Please cite this article as follows: Kas MJH, Kaye WH, Foulds Mathes W, Bulik CM. 2009. Interspecies Genetics of Eating Disorder Traits. Am J Med Genet Part B 150B:318–327.
Interspecies genetics of eating disorder traits†
Version of Record online: 21 JUL 2008
Copyright © 2008 Wiley-Liss, Inc.
American Journal of Medical Genetics Part B: Neuropsychiatric Genetics
Volume 150B, Issue 3, pages 318–327, 5 April 2009
How to Cite
Kas, M. J.H., Kaye, W. H., Foulds Mathes, W. and Bulik, C. M. (2009), Interspecies genetics of eating disorder traits. Am. J. Med. Genet., 150B: 318–327. doi: 10.1002/ajmg.b.30832
- Issue online: 17 MAR 2009
- Version of Record online: 21 JUL 2008
- Manuscript Accepted: 10 JUN 2008
- Manuscript Received: 1 APR 2008
- The Netherlands Organization for Scientific Research (NWO). Grant Number: 91786327
- National Institute of Health. Grant Number: T32MH076694
- psychiatry, animal model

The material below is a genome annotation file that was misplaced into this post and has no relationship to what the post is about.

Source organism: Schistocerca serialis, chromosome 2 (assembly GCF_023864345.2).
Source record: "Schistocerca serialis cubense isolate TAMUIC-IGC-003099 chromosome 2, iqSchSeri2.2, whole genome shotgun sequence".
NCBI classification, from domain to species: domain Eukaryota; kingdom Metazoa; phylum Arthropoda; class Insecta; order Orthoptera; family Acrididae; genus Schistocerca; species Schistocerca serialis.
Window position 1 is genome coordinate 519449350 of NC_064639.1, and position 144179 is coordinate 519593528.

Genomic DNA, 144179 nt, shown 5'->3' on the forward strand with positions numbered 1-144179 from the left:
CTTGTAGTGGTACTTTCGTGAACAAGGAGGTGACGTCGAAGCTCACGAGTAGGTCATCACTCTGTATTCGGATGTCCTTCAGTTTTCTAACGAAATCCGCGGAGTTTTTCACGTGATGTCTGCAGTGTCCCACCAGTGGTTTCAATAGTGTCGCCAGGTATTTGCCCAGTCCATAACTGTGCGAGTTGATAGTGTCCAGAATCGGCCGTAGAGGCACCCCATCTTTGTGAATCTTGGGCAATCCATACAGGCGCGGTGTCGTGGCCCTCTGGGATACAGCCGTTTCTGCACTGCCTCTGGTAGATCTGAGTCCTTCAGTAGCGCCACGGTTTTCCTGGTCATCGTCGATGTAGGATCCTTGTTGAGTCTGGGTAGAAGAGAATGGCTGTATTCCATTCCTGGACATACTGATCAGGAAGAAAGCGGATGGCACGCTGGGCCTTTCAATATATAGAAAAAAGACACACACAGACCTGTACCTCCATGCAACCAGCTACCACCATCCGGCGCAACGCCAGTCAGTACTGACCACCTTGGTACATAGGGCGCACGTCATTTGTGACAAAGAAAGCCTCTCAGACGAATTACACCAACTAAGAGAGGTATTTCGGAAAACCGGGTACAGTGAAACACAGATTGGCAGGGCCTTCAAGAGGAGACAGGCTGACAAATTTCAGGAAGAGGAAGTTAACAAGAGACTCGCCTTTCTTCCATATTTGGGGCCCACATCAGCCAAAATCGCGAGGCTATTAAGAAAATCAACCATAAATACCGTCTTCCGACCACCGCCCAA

Family and twin studies have indicated that genetic factors play a role in the development of eating disorders, such as anorexia and bulimia nervosa, but novel views and tools may enhance the identification of neurobiological mechanisms underlying these conditions. Here we propose an integrative genetic approach to reveal novel biological substrates of eating disorder traits analogous in mouse and human. For example, comparable to behavioral hyperactivity that is observed in 40–80% of anorexia nervosa patients, inbred strains of mice with different genetic backgrounds are differentially susceptible to develop behavioral hyperactivity when food restricted. In addition, a list of characteristics that are relevant to eating disorders and approaches to their measurement in humans together with potential analogous rodent models has been generated. Interspecies genetics of neurobehavioral characteristics of eating disorders has the potential to open new roads to identify and functionally test genetic pathways that influence neurocircuits relevant for these heterogeneous psychiatric disorders. © 2008 Wiley-Liss, Inc.